For insects, an insect control system that uses UV light to attract and trap anything with wings is very effective.  The Paraclipse system is an easy-to-maintain way to keep flies and other bugs out of your food and in the trash instead.Insect Control System

In the case of cockroaches, don’t try to solve your problems with cheap residential-strength traps.  Call an exterminator right away.  Cockroaches are one of the hardiest creatures on earth, and it is going to take several rounds by a professional to eliminate the problem.  This will surely be expensive, but all it takes is one cockroach sighting to turn a customer away from your establishment for life.

If you’re vigilant about these preventative measures, then hopefully you’ll never get to the reactive measures stage, which usually involves you, your checkbook, and a licensed exterminator.  If you do discover an infestation problem, then address it right away with the help of a professional.  The risk to your business is much larger than the expense of extermination.

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Handle Bulk Vegetable Oil The Smart Spout Way

A Bulk Oil Pour Spout: The Smart SpoutIf you’ve got a restaurant, you probably deal with a lot of oil.  Between changing the oil in fryers, making dressings and sauces, and cooking on the line, the only person moving more oil in the neighborhood is the local mechanic.  And, like any restaurateur, you probably buy the stuff in bulk containers so that it’s a little easier to handle and a little cheaper to buy.  And we all know how annoying those bulk containers can be to handle.  They’re, well, bulky.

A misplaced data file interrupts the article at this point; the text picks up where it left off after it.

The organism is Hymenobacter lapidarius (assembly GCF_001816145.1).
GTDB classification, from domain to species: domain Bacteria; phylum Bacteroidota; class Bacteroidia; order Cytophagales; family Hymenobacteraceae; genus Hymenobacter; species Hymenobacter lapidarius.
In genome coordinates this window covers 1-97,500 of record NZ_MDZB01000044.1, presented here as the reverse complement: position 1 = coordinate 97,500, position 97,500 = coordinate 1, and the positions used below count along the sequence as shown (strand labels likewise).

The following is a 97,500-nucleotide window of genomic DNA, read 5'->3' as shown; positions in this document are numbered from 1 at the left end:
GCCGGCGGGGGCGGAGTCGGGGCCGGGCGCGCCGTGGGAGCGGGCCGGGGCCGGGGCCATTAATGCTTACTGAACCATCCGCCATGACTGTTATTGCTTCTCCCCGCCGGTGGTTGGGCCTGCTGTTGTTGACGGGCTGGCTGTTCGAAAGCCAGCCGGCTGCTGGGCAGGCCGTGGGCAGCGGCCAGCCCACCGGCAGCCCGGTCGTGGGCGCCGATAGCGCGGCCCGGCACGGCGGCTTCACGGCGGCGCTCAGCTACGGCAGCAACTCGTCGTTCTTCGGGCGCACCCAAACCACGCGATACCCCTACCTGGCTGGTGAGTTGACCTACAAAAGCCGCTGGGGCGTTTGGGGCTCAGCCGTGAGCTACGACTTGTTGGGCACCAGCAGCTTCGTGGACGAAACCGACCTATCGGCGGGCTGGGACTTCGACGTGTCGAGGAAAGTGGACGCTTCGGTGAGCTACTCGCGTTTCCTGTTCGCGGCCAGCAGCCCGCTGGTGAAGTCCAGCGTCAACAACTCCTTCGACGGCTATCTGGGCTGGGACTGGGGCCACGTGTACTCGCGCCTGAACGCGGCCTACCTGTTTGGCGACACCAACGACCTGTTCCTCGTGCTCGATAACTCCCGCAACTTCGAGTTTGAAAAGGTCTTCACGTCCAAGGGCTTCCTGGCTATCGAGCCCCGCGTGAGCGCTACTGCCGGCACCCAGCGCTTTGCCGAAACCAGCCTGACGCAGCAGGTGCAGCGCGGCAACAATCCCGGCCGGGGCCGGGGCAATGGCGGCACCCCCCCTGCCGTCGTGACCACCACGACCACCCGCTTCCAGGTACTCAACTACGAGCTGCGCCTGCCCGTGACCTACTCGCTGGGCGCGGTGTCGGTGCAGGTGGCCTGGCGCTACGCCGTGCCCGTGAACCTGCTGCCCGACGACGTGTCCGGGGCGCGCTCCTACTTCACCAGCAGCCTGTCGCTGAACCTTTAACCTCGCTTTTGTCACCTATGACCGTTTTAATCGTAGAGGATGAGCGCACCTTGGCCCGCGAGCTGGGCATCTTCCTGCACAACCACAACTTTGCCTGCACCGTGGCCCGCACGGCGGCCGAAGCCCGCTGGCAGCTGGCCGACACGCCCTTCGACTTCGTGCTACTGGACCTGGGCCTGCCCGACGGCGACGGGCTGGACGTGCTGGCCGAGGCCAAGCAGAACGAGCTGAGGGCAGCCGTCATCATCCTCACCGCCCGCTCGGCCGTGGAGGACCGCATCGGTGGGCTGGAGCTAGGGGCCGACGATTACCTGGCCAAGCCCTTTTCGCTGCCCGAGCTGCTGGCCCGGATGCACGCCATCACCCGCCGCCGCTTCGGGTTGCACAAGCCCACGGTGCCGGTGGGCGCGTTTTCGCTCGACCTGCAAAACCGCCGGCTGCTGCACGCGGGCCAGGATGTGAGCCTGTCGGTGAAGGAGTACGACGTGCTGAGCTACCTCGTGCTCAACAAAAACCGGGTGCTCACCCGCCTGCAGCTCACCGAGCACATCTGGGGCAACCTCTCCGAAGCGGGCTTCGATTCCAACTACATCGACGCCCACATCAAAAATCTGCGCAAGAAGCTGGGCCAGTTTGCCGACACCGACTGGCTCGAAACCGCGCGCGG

The Smart Spout is exactly what it sounds like: a smart idea that makes a restaurateur’s daily life a little easier.  It’s simple, functional, and easy to use.  What does the smart spout do?  It allows you to pour bulk fryer or vegetable oil easily without spilling.  Simple as that.  Anyone who has stepped on oil on the floor in a commercial kitchen can attest to the dangers even a small spill can create.

The Smart Spout fits 1, 17.5, and 35 gallon bulk oil containers.  It swivels so that oil can pour freely in any direction.  It comes in red and green so you can tell fryer oil from ingredient oil.  It’s washable, sealable, and reusable.

The Smart Spout reminds me of old gasoline cans.  20 years ago they had a screw cap and that was it.  Then somebody got smart and invented a pour spout so you didn’t spill gas everywhere, which is both costly and dangerous.  Now every Jerry-can in the world has a spout.

I don’t know if every bulk vegetable oil container in the world will have a spout one day, but they should, for the very same reasons every gas can now has one.  If you deal with those bulk oil containers, make your life a little easier.

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How To Price Local Foods On Your Menu

Local Food Restaurant MenuIf you’re in the food service industry then you’ve heard about “local food” – ingredients sourced locally that are usually marketed as fresh, organic, and environmentally sustainable.  And while local has fast become a red-hot trend in the restaurant business, some in the industry have wondered how to make local profitable.  Food cost is usually higher for local ingredients, and in an era of price wars and mass discounting, margins have become razor thin as it is.